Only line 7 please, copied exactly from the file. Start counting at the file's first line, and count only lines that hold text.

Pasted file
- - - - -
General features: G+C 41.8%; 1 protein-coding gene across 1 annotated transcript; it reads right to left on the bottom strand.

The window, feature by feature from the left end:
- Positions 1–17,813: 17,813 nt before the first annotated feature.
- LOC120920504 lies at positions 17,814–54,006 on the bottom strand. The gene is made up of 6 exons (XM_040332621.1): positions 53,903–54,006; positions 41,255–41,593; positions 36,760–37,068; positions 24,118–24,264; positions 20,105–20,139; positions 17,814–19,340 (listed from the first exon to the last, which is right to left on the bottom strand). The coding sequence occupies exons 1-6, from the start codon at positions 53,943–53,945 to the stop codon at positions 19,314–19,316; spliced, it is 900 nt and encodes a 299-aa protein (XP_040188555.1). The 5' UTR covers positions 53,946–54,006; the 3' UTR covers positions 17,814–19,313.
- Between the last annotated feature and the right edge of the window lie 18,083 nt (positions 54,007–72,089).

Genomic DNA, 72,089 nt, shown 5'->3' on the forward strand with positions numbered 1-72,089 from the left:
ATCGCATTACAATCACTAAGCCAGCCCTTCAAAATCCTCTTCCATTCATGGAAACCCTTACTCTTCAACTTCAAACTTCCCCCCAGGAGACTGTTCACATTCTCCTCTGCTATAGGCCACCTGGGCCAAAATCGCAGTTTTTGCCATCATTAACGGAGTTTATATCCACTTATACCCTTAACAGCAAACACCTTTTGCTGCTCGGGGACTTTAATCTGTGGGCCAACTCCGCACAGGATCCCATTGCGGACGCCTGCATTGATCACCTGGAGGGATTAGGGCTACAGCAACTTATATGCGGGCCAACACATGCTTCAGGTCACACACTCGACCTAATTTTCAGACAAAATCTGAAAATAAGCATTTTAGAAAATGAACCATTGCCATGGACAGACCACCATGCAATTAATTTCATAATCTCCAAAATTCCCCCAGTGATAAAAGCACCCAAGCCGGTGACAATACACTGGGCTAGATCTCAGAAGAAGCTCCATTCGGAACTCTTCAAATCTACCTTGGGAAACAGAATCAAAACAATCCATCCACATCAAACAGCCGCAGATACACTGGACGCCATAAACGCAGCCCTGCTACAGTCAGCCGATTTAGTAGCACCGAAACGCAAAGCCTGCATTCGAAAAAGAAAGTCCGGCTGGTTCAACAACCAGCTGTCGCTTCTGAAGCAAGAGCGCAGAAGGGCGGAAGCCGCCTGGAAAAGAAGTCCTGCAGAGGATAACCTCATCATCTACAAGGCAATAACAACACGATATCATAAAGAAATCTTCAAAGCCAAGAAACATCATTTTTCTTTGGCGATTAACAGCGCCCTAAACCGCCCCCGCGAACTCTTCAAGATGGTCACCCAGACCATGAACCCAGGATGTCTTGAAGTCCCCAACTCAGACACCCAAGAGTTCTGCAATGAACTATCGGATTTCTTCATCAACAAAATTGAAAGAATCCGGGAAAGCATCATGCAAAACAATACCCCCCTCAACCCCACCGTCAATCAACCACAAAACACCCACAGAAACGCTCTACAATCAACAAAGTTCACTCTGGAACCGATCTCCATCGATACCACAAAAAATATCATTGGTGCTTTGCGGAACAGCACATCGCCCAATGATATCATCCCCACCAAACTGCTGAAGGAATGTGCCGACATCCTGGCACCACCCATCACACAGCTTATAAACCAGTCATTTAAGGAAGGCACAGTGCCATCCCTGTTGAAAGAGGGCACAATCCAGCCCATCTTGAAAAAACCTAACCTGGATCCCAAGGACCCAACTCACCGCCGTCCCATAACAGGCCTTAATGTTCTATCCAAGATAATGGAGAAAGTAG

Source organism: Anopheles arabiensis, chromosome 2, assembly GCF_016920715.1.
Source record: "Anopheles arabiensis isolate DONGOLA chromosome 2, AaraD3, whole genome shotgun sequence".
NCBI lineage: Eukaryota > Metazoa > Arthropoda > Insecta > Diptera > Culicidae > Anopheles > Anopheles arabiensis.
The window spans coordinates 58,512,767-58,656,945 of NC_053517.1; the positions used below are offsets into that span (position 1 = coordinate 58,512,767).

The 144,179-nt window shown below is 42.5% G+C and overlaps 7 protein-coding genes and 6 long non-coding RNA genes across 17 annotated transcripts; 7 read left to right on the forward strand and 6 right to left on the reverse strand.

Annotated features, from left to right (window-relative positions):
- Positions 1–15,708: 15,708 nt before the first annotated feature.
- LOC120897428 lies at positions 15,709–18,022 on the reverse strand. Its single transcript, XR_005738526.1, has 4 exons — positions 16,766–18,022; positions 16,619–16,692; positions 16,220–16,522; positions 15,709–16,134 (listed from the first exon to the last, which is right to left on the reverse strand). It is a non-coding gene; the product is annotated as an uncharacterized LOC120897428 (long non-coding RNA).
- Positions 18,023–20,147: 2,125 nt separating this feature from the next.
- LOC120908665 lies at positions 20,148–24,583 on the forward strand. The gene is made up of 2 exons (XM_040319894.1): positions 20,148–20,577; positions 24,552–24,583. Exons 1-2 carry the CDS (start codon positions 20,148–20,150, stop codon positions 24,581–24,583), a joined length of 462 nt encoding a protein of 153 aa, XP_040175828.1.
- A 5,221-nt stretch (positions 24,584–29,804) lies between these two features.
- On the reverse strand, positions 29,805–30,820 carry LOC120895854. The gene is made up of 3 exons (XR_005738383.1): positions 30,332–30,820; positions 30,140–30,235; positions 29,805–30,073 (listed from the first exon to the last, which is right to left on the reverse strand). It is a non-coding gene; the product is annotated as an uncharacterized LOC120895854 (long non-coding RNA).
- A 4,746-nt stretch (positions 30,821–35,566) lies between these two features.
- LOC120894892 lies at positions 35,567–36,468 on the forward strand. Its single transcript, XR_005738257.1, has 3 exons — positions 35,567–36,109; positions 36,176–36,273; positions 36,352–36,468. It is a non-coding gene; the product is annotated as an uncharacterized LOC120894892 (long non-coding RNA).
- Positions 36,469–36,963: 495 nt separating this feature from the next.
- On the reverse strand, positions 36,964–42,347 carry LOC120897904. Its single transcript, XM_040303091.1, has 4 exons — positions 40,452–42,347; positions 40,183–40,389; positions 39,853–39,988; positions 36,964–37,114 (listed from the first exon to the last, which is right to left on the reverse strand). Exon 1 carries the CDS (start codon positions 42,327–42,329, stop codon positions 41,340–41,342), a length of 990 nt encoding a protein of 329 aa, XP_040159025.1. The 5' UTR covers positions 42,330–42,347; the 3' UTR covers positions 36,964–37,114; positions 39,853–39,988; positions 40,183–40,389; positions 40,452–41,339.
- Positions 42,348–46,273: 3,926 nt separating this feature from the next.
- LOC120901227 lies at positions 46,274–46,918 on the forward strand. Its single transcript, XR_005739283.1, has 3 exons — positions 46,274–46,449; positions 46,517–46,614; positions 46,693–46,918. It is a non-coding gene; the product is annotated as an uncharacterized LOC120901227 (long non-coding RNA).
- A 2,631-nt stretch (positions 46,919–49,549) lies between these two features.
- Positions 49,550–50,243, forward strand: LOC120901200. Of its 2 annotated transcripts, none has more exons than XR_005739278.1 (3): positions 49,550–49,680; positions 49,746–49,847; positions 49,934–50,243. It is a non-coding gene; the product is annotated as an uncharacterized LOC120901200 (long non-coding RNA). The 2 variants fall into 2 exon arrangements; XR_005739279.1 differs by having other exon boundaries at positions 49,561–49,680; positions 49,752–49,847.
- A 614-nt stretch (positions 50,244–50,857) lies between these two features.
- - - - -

ATCGCATTACAATCACTAAGCCAGCCCTTCAAAATCCTCTTCCATTCATGGAAACCCTTACTCTTCAACTTCAAACTTCCCCCCAGGAGACTGTTCACATTCTCCTCTGCTATAGGCCACCTGGGCCAAAATCGCAGTTTTTGCCATCATTAACGGAGTTTATATCCACTTATACCCTTAACAGCAAACACCTTTTGCTGCTCGGGGACTTTAATCTGTGGGCCAACTCCGCACAGGATCCCATTGCGGACGCCTGCATTGATCACCTGGAGGGATTAGGGCTACAGCAACTTATATGCGGGCCAACACATGCTTCAGGTCACACACTCGACCTAATTTTCAGACAAAATCTGAAAATAAGCATTTTAGAAAATGAACCATTGCCATGGACAGACCACCATGCAATTAATTTCATAATCTCCAAAATTCCCCCAGTGATAAAAGCACCCAAGCCGGTGACAATACACTGGGCTAGATCTCAGAAGAAGCTCCATTCGGAACTCTTCAAATCTACCTTGGGAAACAGAATCAAAACAATCCATCCACATCAAACAGCCGCAGATACACTGGACGCCATAAACGCAGCCCTGCTACAGTCAGCCGATTTAGTAGCACCGAAACGCAAAGCCTGCATTCGAAAAAGAAAGTCCGGCTGGTTCAACAACCAGCTGTCGCTTCTGAAGCAAGAGCGCAGAAGGGCGGAAGCCGCCTGGAAAAGAAGTCCTGCAGAGGATAACCTCATCATCTACAAGGCAATAACAACACGATATCATAAAGAAATCTTCAAAGCCAAGAAACATCATTTTTCTTTGGCGATTAACAGCGCCCTAAACCGCCCCCGCGAACTCTTCAAGATGGTCACCCAGACCATGAACCCAGGATGTCTTGAAGTCCCCAACTCAGACACCCAAGAGTTCTGCAATGAACTATCGGATTTCTTCATCAACAAAATTGAAAGAATCCGGGAAAGCATCATGCAAAACAATACCCCCCTCAACCCCACCGTCAATCAACCACAAAACACCCACAGAAACGCTCTACAATCAACAAAGTTCACTCTGGAACCGATCTCCATCGATACCACAAAAAATATCATTGGTGCTTTGCGGAACAGCACATCGCCCAATGATATCATCCCCACCAAACTGCTGAAGGAATGTGCCGACATCCTGGCACCACCCATCACACAGCTTATAAACCAGTCATTTAAGGAAGGCACAGTGCCATCCCTGTTGAAAGAGGGCACAATCCAGCCCATCTTGAAAAAACCTAACCTGGATCCCAAGGACCCAACTCACCGCCGTCCCATAACAGGCCTTAATGTTCTATCCAAGATAATGGAGAAAGTAG